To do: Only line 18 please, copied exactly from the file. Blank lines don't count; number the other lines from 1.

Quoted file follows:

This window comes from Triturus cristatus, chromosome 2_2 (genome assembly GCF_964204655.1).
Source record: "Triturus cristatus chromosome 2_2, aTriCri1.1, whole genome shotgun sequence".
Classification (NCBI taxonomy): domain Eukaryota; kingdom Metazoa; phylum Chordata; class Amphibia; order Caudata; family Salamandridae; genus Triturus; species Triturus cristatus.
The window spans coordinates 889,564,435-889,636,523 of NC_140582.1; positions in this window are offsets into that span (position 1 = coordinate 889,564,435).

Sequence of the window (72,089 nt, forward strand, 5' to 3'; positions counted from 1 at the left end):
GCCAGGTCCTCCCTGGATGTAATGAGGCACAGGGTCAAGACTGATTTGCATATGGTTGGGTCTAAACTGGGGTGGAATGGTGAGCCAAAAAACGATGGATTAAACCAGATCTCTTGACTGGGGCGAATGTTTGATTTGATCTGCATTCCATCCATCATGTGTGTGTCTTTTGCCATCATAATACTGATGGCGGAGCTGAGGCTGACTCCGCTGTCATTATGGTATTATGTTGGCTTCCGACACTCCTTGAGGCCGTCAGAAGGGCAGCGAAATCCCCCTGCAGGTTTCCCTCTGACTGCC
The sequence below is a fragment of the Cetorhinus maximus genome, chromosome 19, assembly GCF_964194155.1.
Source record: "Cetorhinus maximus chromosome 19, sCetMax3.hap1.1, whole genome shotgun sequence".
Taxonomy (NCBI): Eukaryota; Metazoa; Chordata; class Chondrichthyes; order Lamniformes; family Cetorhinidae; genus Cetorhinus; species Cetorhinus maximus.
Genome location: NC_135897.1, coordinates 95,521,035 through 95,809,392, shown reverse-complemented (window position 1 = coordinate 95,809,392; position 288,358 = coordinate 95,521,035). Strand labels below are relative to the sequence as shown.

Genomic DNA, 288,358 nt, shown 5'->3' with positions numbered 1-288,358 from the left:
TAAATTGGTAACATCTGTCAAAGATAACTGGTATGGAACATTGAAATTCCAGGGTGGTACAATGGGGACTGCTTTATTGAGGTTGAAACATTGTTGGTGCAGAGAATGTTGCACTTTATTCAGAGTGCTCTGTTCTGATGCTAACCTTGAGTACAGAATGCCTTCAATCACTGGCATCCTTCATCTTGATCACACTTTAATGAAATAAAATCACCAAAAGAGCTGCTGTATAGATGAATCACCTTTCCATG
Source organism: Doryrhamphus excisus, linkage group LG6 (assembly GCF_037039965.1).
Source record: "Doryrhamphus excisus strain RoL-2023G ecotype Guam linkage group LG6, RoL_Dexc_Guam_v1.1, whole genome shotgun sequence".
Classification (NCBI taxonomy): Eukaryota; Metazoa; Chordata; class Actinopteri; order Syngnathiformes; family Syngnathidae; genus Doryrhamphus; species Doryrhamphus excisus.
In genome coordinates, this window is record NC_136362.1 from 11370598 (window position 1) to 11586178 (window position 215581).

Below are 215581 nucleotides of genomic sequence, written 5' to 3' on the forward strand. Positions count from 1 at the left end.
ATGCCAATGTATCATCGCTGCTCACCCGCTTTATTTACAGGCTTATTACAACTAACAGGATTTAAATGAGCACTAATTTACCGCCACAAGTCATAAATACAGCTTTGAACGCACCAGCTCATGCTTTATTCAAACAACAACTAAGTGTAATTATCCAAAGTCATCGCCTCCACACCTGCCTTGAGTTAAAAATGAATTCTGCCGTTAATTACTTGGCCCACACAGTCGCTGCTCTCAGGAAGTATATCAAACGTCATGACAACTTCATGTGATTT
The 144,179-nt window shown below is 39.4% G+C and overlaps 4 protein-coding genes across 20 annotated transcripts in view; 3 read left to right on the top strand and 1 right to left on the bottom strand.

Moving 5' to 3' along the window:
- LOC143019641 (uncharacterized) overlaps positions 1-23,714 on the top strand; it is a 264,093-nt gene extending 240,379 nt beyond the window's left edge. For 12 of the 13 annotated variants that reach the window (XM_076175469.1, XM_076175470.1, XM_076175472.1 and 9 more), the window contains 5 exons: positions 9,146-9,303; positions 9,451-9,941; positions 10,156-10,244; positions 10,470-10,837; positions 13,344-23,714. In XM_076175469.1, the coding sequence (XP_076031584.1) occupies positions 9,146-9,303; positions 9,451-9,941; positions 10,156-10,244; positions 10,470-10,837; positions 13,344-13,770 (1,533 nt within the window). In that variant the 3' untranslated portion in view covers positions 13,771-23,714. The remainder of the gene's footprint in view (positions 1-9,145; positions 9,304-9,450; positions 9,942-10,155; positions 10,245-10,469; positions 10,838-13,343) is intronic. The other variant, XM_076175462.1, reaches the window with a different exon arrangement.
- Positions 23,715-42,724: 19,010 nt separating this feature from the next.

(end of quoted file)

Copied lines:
ATGCCAATGTATCATCGCTGCTCACCCGCTTTATTTACAGGCTTATTACAACTAACAGGATTTAAATGAGCACTAATTTACCGCCACAAGTCATAAATACAGCTTTGAACGCACCAGCTCATGCTTTATTCAAACAACAACTAAGTGTAATTATCCAAAGTCATCGCCTCCACACCTGCCTTGAGTTAAAAATGAATTCTGCCGTTAATTACTTGGCCCACACAGTCGCTGCTCTCAGGAAGTATATCAAACGTCATGACAACTTCATGTGATTT